THE THIRD MODE OF LIFE
Mushrooms may be conspicuous but they are the tip of the iceberg. The body of the fungus is a vast filamentous network of hyphae hidden below ground or inside the body of the plant or animal it is feasting on.
Biologists traditionally divide life into single- cell or multicellular organisms. Mark Fricker, a biologist at Oxford University, says this network represents “a third mode of life”.
Like a brain, these networks are adaptive. They respond to the environment, allowing fungi to deploy nutrients where they are most needed, explore resources, combat enemies or make urgent repairs. They are nature’s most efficient and resilient network.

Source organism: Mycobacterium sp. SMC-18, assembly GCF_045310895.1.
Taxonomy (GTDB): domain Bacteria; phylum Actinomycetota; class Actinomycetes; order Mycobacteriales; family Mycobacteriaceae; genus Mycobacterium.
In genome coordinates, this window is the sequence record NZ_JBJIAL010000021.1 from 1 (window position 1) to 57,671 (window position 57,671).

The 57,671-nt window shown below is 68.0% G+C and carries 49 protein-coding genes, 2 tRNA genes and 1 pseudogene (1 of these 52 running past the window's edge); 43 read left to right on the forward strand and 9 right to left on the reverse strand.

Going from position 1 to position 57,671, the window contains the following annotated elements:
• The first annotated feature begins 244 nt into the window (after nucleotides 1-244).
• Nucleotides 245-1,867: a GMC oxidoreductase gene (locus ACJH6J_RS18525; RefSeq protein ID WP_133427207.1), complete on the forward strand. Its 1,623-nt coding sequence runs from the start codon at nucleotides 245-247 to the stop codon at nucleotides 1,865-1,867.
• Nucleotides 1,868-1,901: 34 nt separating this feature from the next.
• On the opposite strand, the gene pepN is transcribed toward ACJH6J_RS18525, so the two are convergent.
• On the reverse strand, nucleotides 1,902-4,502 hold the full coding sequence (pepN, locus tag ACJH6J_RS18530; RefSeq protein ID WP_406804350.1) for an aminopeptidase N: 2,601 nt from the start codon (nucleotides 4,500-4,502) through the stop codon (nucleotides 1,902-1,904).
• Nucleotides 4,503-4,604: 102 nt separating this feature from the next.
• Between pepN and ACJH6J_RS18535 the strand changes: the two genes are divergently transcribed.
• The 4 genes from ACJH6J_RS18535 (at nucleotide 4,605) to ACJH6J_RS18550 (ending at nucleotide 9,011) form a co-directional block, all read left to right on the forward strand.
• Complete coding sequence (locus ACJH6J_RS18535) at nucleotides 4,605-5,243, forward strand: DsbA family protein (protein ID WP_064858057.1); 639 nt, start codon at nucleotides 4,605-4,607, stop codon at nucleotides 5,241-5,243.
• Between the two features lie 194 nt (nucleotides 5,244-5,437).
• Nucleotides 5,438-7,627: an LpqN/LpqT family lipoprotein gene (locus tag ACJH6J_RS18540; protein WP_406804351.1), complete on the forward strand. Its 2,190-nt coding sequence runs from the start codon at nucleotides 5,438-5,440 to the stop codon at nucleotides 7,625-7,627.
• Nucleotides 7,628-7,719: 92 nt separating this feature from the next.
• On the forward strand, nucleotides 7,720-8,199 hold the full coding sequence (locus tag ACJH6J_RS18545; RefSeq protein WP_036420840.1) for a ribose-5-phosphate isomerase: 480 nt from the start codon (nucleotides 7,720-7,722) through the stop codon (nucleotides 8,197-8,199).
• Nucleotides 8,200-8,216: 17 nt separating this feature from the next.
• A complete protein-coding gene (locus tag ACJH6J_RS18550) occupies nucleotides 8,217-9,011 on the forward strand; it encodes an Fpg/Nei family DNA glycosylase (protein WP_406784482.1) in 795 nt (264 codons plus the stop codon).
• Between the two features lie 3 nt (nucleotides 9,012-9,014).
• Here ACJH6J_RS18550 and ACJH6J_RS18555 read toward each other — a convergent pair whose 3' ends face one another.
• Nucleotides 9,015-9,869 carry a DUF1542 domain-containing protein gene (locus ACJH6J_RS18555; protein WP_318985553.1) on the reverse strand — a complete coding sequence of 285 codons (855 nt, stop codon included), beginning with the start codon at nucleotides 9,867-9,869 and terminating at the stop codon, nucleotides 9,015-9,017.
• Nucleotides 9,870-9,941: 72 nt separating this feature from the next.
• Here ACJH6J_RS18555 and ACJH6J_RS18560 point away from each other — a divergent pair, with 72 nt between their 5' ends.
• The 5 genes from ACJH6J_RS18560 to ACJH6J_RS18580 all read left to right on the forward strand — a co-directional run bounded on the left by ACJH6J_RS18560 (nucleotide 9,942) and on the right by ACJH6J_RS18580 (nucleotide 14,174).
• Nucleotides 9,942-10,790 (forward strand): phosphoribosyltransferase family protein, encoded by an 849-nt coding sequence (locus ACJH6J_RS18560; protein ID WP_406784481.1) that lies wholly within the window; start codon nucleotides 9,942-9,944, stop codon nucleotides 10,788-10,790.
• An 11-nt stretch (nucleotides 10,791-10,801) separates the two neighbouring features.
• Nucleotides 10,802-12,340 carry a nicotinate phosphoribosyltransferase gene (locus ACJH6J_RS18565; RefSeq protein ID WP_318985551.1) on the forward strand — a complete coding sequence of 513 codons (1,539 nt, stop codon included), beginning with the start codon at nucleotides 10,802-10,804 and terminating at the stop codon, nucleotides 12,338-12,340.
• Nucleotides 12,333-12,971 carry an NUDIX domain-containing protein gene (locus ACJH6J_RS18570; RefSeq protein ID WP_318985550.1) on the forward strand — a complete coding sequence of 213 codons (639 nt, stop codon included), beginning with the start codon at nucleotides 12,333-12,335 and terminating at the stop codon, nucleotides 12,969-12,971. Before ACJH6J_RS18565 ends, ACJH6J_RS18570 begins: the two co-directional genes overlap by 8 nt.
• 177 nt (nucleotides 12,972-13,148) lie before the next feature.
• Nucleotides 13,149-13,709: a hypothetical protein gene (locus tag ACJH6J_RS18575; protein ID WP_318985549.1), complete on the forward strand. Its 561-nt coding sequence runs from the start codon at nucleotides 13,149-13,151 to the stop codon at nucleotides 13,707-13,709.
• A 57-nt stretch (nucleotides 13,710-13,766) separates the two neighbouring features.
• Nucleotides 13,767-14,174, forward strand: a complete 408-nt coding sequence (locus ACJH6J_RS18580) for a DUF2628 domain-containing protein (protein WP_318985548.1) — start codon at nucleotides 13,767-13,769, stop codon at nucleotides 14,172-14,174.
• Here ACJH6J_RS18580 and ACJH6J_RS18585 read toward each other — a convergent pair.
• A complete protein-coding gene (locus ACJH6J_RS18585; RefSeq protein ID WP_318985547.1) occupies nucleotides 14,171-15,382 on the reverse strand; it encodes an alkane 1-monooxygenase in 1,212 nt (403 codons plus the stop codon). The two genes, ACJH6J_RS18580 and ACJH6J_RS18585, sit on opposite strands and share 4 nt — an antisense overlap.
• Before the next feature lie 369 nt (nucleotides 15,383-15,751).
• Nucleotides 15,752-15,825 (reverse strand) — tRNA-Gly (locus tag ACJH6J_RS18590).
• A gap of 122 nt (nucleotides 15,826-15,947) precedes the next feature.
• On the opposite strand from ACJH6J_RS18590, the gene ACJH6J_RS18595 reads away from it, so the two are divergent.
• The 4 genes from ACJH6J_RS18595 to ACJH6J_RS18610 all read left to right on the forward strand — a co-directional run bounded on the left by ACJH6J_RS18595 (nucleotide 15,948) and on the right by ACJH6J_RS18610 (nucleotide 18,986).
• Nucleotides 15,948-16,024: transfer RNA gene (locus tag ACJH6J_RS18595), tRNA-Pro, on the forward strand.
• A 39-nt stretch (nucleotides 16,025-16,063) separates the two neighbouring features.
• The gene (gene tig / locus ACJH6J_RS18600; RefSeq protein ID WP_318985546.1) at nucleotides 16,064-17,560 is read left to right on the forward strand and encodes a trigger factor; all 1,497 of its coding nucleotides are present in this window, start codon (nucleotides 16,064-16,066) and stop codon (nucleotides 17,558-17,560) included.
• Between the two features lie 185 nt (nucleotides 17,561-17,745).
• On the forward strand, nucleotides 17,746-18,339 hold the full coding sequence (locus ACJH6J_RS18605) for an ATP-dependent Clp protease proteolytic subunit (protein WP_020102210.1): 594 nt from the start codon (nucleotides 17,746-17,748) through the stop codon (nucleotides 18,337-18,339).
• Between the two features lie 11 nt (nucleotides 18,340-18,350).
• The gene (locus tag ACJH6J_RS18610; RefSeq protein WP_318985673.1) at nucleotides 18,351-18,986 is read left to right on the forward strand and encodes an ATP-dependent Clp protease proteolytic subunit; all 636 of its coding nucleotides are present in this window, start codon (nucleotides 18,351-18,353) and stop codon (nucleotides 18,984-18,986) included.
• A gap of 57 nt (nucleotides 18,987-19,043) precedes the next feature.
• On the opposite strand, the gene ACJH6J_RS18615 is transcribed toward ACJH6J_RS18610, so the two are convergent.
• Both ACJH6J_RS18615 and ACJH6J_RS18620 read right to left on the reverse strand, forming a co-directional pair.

Fricker is developing models to learn how these adaptive properties emerge and might be applied to solve the problems of man-made networks such as rail lines.